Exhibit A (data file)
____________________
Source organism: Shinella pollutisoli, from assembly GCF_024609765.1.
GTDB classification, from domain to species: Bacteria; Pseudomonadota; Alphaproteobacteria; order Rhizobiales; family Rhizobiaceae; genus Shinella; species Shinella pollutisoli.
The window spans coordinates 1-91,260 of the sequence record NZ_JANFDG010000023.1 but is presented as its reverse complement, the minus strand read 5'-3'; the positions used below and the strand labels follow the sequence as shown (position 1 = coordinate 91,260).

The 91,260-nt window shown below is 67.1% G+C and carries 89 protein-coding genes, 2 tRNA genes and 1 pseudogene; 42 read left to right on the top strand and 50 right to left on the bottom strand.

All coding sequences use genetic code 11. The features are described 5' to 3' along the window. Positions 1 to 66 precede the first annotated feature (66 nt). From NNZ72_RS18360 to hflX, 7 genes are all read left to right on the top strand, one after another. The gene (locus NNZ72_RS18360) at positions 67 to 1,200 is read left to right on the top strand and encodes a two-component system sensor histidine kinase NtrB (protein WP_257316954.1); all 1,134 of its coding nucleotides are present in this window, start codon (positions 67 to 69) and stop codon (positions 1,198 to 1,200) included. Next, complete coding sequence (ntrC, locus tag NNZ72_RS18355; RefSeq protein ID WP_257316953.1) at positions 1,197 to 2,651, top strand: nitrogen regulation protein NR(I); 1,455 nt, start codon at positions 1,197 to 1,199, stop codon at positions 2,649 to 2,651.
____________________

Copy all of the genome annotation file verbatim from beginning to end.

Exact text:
Source organism: Shinella pollutisoli, from assembly GCF_024609765.1.
GTDB classification, from domain to species: Bacteria; Pseudomonadota; Alphaproteobacteria; order Rhizobiales; family Rhizobiaceae; genus Shinella; species Shinella pollutisoli.
The window spans coordinates 1-91,260 of the sequence record NZ_JANFDG010000023.1 but is presented as its reverse complement, the minus strand read 5'-3'; the positions used below and the strand labels follow the sequence as shown (position 1 = coordinate 91,260).

The 91,260-nt window shown below is 67.1% G+C and carries 89 protein-coding genes, 2 tRNA genes and 1 pseudogene; 42 read left to right on the top strand and 50 right to left on the bottom strand.

All coding sequences use genetic code 11. The features are described 5' to 3' along the window. Positions 1 to 66 precede the first annotated feature (66 nt). From NNZ72_RS18360 to hflX, 7 genes are all read left to right on the top strand, one after another. The gene (locus NNZ72_RS18360) at positions 67 to 1,200 is read left to right on the top strand and encodes a two-component system sensor histidine kinase NtrB (protein WP_257316954.1); all 1,134 of its coding nucleotides are present in this window, start codon (positions 67 to 69) and stop codon (positions 1,198 to 1,200) included. Next, complete coding sequence (ntrC, locus tag NNZ72_RS18355; RefSeq protein ID WP_257316953.1) at positions 1,197 to 2,651, top strand: nitrogen regulation protein NR(I); 1,455 nt, start codon at positions 1,197 to 1,199, stop codon at positions 2,649 to 2,651.